When I first heard about the Forest and Farm Facility (FFF), a partnership between FAO, IIED, and IUCN to strengthen forest and farm producer organizations (FFPOs), one question arose in my mind: Will history repeat itself?
From 1958 to 1980, the Vietnamese government established thousands of agriculture cooperatives with the intention of increasing food production and raising farmer incomes.
However, when the farmland ownership was changed from household owned to collectively owned, rice productivity collapsed from 3 kg/person/day in 1965 to 0.8 kg/person/day in 1980. Since then, despite many attempts, including the Law on Cooperatives in 1996, which was revised in 2003 and again in 2012, collective economic organizations of different kinds account for a very modest share of GDP: only 5% in 2013 according to the General Statistics Office of Vietnam.
A report of the Cooperative Alliance in 2013 shows that of 10,339 cooperatives in Vietnam, only 1,000 (9.6%) functioned efficiently. I have asked many people the reasons for the high failure rate of cooperatives and the first thing they say is: “Cha chung không ai khóc” (Everybody’s business is nobody’s business).
Benefit sharing, including dividends and ownership of assets, plays a fundamental role in making a collective organization viable. In March 2016, the Vietnam Farmers Union (VNFU), the FFF implementing agency in Vietnam, ran a 5-day training course on organizational development in Hanoi for six newly established FFPOs in Yen Bai and Bac Kan Provinces.
During the training, FFF local facilitators and farmer leaders learned how to allocate tasks to members based on their skills and personality, how to prepare monthly workplans, how to mainstream participation in group management, and how to design an appropriate profit sharing mechanism.
While many FFPOs assumed that all of their profits would be shared equally among their members, the lead trainer, Dr. Phan Thanh Hai, former Rector of the North Vietnam College of Agriculture and Rural Development, said that “The more equally benefit is shared, the less fair it is”. The equal share rule has been shown to diminish incentives to work hard for the benefit of the group as a whole, leading to the “free-rider” problem. To counter this, Dr. Hai advised groups when designing a benefit sharing regulation to consider factors such as the proportion of the members' initial investment, the complexity of their task, and the number of days they work.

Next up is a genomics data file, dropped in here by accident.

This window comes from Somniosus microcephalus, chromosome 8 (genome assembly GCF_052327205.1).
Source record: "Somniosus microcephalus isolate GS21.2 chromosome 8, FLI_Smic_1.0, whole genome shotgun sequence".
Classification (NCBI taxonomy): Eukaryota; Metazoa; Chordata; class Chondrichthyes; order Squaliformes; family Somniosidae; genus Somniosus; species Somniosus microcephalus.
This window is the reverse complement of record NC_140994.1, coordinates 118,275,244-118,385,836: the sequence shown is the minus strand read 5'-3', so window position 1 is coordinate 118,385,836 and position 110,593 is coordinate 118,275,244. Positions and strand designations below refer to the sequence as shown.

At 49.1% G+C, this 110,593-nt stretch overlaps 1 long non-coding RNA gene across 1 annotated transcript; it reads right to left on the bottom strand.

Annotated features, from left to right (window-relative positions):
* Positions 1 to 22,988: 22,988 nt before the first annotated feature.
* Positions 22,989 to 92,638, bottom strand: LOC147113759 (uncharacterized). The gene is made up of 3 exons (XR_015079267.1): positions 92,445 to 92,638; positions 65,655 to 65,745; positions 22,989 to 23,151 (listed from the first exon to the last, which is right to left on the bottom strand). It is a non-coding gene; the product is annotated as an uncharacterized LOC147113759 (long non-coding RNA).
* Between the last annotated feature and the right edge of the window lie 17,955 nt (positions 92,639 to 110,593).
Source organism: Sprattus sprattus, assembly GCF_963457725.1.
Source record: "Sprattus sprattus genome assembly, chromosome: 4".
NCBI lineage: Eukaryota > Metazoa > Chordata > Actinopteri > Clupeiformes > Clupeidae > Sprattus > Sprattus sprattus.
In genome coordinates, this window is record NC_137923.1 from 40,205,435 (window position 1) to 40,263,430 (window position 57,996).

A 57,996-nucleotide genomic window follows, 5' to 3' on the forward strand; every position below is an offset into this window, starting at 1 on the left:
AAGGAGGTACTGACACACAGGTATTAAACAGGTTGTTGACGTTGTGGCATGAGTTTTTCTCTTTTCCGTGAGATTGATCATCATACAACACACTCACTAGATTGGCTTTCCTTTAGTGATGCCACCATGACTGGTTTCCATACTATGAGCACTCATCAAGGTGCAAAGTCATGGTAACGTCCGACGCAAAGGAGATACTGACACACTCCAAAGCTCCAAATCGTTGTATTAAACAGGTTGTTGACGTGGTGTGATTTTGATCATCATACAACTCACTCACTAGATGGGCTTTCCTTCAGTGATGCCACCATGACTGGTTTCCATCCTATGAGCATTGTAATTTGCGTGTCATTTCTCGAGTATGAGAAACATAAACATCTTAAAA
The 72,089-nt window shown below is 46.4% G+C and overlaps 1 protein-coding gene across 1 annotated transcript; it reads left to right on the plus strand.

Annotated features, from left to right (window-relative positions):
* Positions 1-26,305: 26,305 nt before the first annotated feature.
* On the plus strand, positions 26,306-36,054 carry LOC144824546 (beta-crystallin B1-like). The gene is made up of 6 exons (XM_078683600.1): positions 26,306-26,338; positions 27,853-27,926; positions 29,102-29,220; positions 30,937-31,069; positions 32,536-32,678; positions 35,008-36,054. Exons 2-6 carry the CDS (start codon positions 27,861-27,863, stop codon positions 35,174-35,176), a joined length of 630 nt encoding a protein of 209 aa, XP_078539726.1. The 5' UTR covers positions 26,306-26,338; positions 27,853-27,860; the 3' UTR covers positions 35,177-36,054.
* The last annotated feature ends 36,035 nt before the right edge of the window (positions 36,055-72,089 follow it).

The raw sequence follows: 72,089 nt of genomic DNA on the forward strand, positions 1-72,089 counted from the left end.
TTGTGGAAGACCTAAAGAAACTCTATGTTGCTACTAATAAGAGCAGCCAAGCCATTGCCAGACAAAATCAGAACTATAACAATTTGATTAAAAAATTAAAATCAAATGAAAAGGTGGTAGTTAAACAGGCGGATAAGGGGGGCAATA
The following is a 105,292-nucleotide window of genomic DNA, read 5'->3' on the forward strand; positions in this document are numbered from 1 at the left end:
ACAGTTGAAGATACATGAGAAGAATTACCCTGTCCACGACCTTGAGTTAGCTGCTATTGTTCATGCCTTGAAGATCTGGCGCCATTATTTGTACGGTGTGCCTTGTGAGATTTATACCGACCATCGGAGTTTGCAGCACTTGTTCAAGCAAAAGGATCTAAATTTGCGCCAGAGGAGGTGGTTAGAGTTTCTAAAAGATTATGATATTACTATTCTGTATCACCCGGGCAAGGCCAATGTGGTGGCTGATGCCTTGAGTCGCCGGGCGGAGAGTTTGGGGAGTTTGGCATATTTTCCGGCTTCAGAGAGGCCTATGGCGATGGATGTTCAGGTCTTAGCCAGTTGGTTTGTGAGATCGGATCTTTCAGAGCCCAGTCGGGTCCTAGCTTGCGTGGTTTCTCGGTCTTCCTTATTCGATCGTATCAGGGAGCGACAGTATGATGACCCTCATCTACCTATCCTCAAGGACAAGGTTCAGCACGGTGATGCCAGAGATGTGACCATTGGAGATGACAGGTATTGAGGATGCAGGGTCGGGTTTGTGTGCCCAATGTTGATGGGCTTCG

Nevertheless, there's a concern that poorer households could benefit little from cooperatives and be excluded from the decision making process.
Cooperatives are meant to play a key role in poverty eradication but it should not be misinterpreted that cooperatives are a social rather than an economic arrangement. A recent study by Hans Groeneveld, Directorate Cooperative and Sustainable Business of Radobank, a Dutch cooperative of 129 banks that was founded in 1864, concludes that socially motivated income transfers among members within a cooperative can lead to its rapid failure and collapse. Business principles, including the proportionality principle of fair sharing and fair contributions, should be applied in allocating revenues, costs, and members’ rights and duties.
The study quoted Dr. Jack Muncker who in a recent article for the Journal of Social Science wrote: “The question is not how cooperatives can help the poor and disadvantaged, but how the poor and disadvantaged can help themselves, by forming or joining cooperatives.”
After the FFF training, participants appeared to have increased their ability to manage their group efficiently. They were happy to provide constructive comments to each other on group statutes, enterprise development, and technology such as forest product processing.
“The teachers equipped me with skills I needed to become a leader. It is the first time I have heard about participatory management and I realized that if consensus on benefit sharing is not reached and documented in writing at the beginning of group establishment, the group can be easily dissolved at any time”, said Nguyen Tri Tue, leader of a cinnamon farming collective group in Dao Thinh Commune, Tran Yen District, Yen Bai Province.
VNFU will continue to train FFPOs, focusing on financial management, marketing and communications, policy advocacy skills and support groups. This training is vital to help these FFPOs implement and improve their enterprise development plans and increase group membership.
For more information about FFF, please visit: http://www.fao.org/partnerships/forest-farm-facility/en/